Type 4 is only introduced here in order to present and evaluate in more detail a common way of using Excel which often leads to problems.

“Excel lists” are lists or file systems. In this case, the term list refers to a document (hard copy or electronic version) WITHOUT a database-specific functionality.

Example: a list of GxP-related data used to search for GxP-related information (e. g. valid reference materials or other information required for carrying out work in a GMP laboratory).

These lists can be found almost everywhere, and they are usually uncontrolled copies. Although officially declared to be “search tools”, there content is frequently used (reading of GMP-related data (information) in connection with unprotected/non-traceable additions, changes and sorting, etc.)!

Sometimes, these lists are saved locally and referred to as “personal reference materials”. The respective user is supposed to control them and assume responsibility for them. When these kinds of lists – which take a lot of time to create and are often impossible to control – are passed on to a colleague, the approach loses any remaining credibility.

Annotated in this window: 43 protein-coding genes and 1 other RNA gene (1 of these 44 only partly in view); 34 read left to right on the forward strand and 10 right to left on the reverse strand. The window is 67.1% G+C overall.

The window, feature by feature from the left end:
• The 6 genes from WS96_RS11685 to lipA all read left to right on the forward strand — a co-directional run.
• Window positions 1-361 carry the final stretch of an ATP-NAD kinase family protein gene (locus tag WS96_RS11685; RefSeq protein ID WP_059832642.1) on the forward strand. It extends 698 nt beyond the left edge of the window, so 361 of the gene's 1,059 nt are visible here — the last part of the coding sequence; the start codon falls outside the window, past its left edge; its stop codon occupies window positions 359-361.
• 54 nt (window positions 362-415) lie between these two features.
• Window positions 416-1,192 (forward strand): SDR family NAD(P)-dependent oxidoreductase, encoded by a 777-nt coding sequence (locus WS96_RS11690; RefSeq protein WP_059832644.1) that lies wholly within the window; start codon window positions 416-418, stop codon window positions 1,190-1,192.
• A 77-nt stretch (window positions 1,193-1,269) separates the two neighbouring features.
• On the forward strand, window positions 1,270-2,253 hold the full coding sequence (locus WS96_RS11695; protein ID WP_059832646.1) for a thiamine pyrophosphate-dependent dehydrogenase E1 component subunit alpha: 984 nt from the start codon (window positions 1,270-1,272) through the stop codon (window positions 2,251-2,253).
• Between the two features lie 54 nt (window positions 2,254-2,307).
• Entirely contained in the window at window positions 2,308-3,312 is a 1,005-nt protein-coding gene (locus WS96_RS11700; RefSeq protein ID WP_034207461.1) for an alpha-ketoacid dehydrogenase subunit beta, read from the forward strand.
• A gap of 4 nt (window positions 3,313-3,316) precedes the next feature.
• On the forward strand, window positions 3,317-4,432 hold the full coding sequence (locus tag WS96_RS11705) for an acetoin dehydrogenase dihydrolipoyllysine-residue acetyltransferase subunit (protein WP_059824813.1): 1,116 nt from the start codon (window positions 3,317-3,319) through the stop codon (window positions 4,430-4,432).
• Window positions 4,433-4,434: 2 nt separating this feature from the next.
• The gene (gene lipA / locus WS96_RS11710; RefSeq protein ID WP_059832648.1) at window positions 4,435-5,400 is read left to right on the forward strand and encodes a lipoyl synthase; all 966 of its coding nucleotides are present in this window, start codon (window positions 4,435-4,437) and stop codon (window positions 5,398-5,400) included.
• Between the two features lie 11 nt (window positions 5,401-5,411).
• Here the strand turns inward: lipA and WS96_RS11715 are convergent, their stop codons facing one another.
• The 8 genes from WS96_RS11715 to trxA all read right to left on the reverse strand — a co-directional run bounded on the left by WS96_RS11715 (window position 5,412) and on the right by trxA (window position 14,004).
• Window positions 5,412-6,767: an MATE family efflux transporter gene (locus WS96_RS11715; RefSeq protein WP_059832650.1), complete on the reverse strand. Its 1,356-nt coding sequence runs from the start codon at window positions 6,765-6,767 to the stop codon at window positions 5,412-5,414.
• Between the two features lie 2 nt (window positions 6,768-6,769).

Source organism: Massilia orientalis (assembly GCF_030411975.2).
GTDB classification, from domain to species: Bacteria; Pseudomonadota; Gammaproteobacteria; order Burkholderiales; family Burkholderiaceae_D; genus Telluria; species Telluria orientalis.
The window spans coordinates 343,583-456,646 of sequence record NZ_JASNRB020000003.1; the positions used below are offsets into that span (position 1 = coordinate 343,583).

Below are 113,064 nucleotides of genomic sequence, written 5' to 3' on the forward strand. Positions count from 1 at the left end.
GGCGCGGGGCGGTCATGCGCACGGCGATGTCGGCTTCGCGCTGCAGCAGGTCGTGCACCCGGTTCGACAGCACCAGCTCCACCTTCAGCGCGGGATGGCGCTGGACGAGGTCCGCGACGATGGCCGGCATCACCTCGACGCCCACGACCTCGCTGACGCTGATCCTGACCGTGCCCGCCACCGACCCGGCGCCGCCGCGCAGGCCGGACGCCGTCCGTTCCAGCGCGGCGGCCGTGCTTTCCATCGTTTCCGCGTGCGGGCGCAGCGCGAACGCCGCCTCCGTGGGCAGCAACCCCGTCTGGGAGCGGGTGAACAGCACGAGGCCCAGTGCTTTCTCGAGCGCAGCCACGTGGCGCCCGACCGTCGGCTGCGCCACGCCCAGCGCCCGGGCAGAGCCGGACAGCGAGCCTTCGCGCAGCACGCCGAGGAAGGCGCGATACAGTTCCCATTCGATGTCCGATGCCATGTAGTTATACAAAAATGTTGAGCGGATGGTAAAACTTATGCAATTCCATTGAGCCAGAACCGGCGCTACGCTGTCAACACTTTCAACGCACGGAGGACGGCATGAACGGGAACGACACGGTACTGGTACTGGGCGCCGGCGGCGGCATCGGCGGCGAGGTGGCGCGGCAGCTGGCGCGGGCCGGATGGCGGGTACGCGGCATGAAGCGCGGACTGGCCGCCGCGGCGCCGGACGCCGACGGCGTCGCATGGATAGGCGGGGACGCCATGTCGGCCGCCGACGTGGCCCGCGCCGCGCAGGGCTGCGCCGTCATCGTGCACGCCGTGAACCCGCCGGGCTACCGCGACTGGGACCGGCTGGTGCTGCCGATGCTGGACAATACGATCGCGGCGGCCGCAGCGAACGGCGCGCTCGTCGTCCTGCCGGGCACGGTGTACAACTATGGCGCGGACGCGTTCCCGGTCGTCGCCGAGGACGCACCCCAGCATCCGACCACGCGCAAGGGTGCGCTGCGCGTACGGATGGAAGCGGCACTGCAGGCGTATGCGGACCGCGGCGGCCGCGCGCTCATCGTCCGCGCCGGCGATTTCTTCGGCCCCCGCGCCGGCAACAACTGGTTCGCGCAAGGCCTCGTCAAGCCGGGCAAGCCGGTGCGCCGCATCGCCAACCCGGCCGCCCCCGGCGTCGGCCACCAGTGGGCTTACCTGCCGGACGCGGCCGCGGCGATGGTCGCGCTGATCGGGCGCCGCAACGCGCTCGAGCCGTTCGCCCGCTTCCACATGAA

Written lists are useful, however, it takes a lot of time to create them and they are error-prone. For this reason, existing (and mostly unprotected) lists are often used.

These kinds of lists have to be updated and checked on a regular basis, and suitable measures have to be taken to protect the document and ensure traceability. In the case of lists that are used intensively during day-to-day operation, it is not possible to create a new version of the list which is authorised by the current user (➜ new version of document, e.g. printout on paper, if necessary also in PDF format) every time changes are made.

Type 4+: Electronic Excel lists without GMP compliance

As opposed to category 1 “recording system” (information is entered and printed, the printed document is checked and signed ➜ this ensures at least some GMP compliance), Excel lists are often used directly in Excel to search for information.